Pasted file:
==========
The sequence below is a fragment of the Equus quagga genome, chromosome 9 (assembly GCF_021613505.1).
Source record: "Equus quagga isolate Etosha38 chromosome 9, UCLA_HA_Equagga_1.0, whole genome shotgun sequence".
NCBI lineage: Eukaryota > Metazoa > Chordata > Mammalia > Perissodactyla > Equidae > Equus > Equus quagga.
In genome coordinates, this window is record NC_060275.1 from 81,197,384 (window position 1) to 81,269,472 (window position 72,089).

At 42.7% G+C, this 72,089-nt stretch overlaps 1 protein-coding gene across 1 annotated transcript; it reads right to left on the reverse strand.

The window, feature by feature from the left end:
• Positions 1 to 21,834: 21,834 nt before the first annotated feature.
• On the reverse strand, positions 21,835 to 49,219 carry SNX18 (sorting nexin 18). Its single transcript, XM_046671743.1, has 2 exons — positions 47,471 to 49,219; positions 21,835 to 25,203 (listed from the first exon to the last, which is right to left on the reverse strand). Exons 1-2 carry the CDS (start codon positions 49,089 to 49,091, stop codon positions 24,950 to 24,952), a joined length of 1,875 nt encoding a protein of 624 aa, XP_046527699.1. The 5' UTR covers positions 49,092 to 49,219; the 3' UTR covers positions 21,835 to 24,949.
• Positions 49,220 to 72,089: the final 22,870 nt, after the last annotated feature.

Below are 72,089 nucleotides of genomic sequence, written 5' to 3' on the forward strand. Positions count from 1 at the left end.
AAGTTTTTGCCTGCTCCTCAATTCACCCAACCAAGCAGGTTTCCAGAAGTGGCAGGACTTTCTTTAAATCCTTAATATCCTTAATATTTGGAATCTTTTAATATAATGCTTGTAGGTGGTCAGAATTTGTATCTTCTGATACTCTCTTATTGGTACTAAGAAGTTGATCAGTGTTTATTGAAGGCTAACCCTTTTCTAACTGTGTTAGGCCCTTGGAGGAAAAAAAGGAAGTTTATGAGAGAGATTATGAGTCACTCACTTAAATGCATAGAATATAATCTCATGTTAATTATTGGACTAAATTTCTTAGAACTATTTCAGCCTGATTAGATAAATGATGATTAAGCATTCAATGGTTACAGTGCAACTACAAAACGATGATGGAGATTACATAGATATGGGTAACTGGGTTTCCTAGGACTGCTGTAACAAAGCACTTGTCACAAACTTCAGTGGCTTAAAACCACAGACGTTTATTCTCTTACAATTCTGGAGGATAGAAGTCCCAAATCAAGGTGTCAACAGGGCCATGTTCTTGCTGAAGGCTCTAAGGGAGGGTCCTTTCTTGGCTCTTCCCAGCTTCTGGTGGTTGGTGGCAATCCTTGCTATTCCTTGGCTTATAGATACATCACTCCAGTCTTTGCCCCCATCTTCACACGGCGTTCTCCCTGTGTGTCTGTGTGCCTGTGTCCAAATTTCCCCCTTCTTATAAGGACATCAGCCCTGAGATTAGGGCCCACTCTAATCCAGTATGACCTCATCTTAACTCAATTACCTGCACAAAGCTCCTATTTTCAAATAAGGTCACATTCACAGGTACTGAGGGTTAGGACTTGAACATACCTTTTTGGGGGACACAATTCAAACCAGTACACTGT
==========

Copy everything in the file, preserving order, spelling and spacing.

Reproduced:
The sequence below is a fragment of the Equus quagga genome, chromosome 9 (assembly GCF_021613505.1).
Source record: "Equus quagga isolate Etosha38 chromosome 9, UCLA_HA_Equagga_1.0, whole genome shotgun sequence".
NCBI lineage: Eukaryota > Metazoa > Chordata > Mammalia > Perissodactyla > Equidae > Equus > Equus quagga.
In genome coordinates, this window is record NC_060275.1 from 81,197,384 (window position 1) to 81,269,472 (window position 72,089).

At 42.7% G+C, this 72,089-nt stretch overlaps 1 protein-coding gene across 1 annotated transcript; it reads right to left on the reverse strand.

The window, feature by feature from the left end:
• Positions 1 to 21,834: 21,834 nt before the first annotated feature.
• On the reverse strand, positions 21,835 to 49,219 carry SNX18 (sorting nexin 18). Its single transcript, XM_046671743.1, has 2 exons — positions 47,471 to 49,219; positions 21,835 to 25,203 (listed from the first exon to the last, which is right to left on the reverse strand). Exons 1-2 carry the CDS (start codon positions 49,089 to 49,091, stop codon positions 24,950 to 24,952), a joined length of 1,875 nt encoding a protein of 624 aa, XP_046527699.1. The 5' UTR covers positions 49,092 to 49,219; the 3' UTR covers positions 21,835 to 24,949.
• Positions 49,220 to 72,089: the final 22,870 nt, after the last annotated feature.

Below are 72,089 nucleotides of genomic sequence, written 5' to 3' on the forward strand. Positions count from 1 at the left end.
AAGTTTTTGCCTGCTCCTCAATTCACCCAACCAAGCAGGTTTCCAGAAGTGGCAGGACTTTCTTTAAATCCTTAATATCCTTAATATTTGGAATCTTTTAATATAATGCTTGTAGGTGGTCAGAATTTGTATCTTCTGATACTCTCTTATTGGTACTAAGAAGTTGATCAGTGTTTATTGAAGGCTAACCCTTTTCTAACTGTGTTAGGCCCTTGGAGGAAAAAAAGGAAGTTTATGAGAGAGATTATGAGTCACTCACTTAAATGCATAGAATATAATCTCATGTTAATTATTGGACTAAATTTCTTAGAACTATTTCAGCCTGATTAGATAAATGATGATTAAGCATTCAATGGTTACAGTGCAACTACAAAACGATGATGGAGATTACATAGATATGGGTAACTGGGTTTCCTAGGACTGCTGTAACAAAGCACTTGTCACAAACTTCAGTGGCTTAAAACCACAGACGTTTATTCTCTTACAATTCTGGAGGATAGAAGTCCCAAATCAAGGTGTCAACAGGGCCATGTTCTTGCTGAAGGCTCTAAGGGAGGGTCCTTTCTTGGCTCTTCCCAGCTTCTGGTGGTTGGTGGCAATCCTTGCTATTCCTTGGCTTATAGATACATCACTCCAGTCTTTGCCCCCATCTTCACACGGCGTTCTCCCTGTGTGTCTGTGTGCCTGTGTCCAAATTTCCCCCTTCTTATAAGGACATCAGCCCTGAGATTAGGGCCCACTCTAATCCAGTATGACCTCATCTTAACTCAATTACCTGCACAAAGCTCCTATTTTCAAATAAGGTCACATTCACAGGTACTGAGGGTTAGGACTTGAACATACCTTTTTGGGGGACACAATTCAAACCAGTACACTGT